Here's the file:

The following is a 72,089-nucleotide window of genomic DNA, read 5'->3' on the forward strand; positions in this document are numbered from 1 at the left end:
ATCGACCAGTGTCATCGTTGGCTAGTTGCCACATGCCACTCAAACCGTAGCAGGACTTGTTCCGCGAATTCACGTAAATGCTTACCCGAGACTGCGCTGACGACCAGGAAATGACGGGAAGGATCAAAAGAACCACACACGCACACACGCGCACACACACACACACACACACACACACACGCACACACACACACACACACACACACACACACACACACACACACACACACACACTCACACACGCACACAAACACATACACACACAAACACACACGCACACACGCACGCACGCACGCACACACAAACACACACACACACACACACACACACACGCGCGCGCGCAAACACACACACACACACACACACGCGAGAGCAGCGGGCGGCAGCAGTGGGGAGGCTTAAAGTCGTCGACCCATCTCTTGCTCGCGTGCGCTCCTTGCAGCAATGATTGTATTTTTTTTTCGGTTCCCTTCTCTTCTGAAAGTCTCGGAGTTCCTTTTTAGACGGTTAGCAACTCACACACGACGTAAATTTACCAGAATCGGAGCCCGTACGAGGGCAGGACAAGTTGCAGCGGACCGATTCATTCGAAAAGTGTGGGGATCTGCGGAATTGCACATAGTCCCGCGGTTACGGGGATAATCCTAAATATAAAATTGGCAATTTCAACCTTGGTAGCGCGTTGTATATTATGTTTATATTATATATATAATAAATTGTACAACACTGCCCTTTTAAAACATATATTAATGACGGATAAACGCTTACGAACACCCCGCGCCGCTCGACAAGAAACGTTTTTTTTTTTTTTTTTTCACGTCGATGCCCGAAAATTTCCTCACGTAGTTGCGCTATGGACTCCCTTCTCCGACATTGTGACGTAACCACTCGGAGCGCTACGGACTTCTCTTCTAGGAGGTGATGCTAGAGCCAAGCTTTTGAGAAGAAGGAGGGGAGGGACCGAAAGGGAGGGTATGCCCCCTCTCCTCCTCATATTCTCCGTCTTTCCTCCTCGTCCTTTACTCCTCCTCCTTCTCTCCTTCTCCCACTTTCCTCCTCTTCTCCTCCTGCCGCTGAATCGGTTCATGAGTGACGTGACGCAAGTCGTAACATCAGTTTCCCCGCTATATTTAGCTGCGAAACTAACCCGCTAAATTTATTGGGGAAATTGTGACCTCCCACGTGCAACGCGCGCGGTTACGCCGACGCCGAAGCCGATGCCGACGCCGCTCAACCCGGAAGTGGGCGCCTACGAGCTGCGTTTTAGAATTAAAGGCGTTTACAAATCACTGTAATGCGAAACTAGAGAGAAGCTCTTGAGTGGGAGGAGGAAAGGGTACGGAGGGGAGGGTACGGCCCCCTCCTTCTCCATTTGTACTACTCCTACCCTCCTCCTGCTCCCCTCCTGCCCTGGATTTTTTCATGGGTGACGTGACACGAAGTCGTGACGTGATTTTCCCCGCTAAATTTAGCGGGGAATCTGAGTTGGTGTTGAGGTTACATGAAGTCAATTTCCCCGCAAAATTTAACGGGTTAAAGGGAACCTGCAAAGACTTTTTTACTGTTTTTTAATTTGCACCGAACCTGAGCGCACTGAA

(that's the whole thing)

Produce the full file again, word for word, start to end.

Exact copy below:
The following is a 72,089-nucleotide window of genomic DNA, read 5'->3' on the forward strand; positions in this document are numbered from 1 at the left end:
ATCGACCAGTGTCATCGTTGGCTAGTTGCCACATGCCACTCAAACCGTAGCAGGACTTGTTCCGCGAATTCACGTAAATGCTTACCCGAGACTGCGCTGACGACCAGGAAATGACGGGAAGGATCAAAAGAACCACACACGCACACACGCGCACACACACACACACACACACACACACACGCACACACACACACACACACACACACACACACACACACACACACACACACACACTCACACACGCACACAAACACATACACACACAAACACACACGCACACACGCACGCACGCACGCACACACAAACACACACACACACACACACACACACACGCGCGCGCGCAAACACACACACACACACACACACGCGAGAGCAGCGGGCGGCAGCAGTGGGGAGGCTTAAAGTCGTCGACCCATCTCTTGCTCGCGTGCGCTCCTTGCAGCAATGATTGTATTTTTTTTTCGGTTCCCTTCTCTTCTGAAAGTCTCGGAGTTCCTTTTTAGACGGTTAGCAACTCACACACGACGTAAATTTACCAGAATCGGAGCCCGTACGAGGGCAGGACAAGTTGCAGCGGACCGATTCATTCGAAAAGTGTGGGGATCTGCGGAATTGCACATAGTCCCGCGGTTACGGGGATAATCCTAAATATAAAATTGGCAATTTCAACCTTGGTAGCGCGTTGTATATTATGTTTATATTATATATATAATAAATTGTACAACACTGCCCTTTTAAAACATATATTAATGACGGATAAACGCTTACGAACACCCCGCGCCGCTCGACAAGAAACGTTTTTTTTTTTTTTTTTTCACGTCGATGCCCGAAAATTTCCTCACGTAGTTGCGCTATGGACTCCCTTCTCCGACATTGTGACGTAACCACTCGGAGCGCTACGGACTTCTCTTCTAGGAGGTGATGCTAGAGCCAAGCTTTTGAGAAGAAGGAGGGGAGGGACCGAAAGGGAGGGTATGCCCCCTCTCCTCCTCATATTCTCCGTCTTTCCTCCTCGTCCTTTACTCCTCCTCCTTCTCTCCTTCTCCCACTTTCCTCCTCTTCTCCTCCTGCCGCTGAATCGGTTCATGAGTGACGTGACGCAAGTCGTAACATCAGTTTCCCCGCTATATTTAGCTGCGAAACTAACCCGCTAAATTTATTGGGGAAATTGTGACCTCCCACGTGCAACGCGCGCGGTTACGCCGACGCCGAAGCCGATGCCGACGCCGCTCAACCCGGAAGTGGGCGCCTACGAGCTGCGTTTTAGAATTAAAGGCGTTTACAAATCACTGTAATGCGAAACTAGAGAGAAGCTCTTGAGTGGGAGGAGGAAAGGGTACGGAGGGGAGGGTACGGCCCCCTCCTTCTCCATTTGTACTACTCCTACCCTCCTCCTGCTCCCCTCCTGCCCTGGATTTTTTCATGGGTGACGTGACACGAAGTCGTGACGTGATTTTCCCCGCTAAATTTAGCGGGGAATCTGAGTTGGTGTTGAGGTTACATGAAGTCAATTTCCCCGCAAAATTTAACGGGTTAAAGGGAACCTGCAAAGACTTTTTTACTGTTTTTTAATTTGCACCGAACCTGAGCGCACTGAA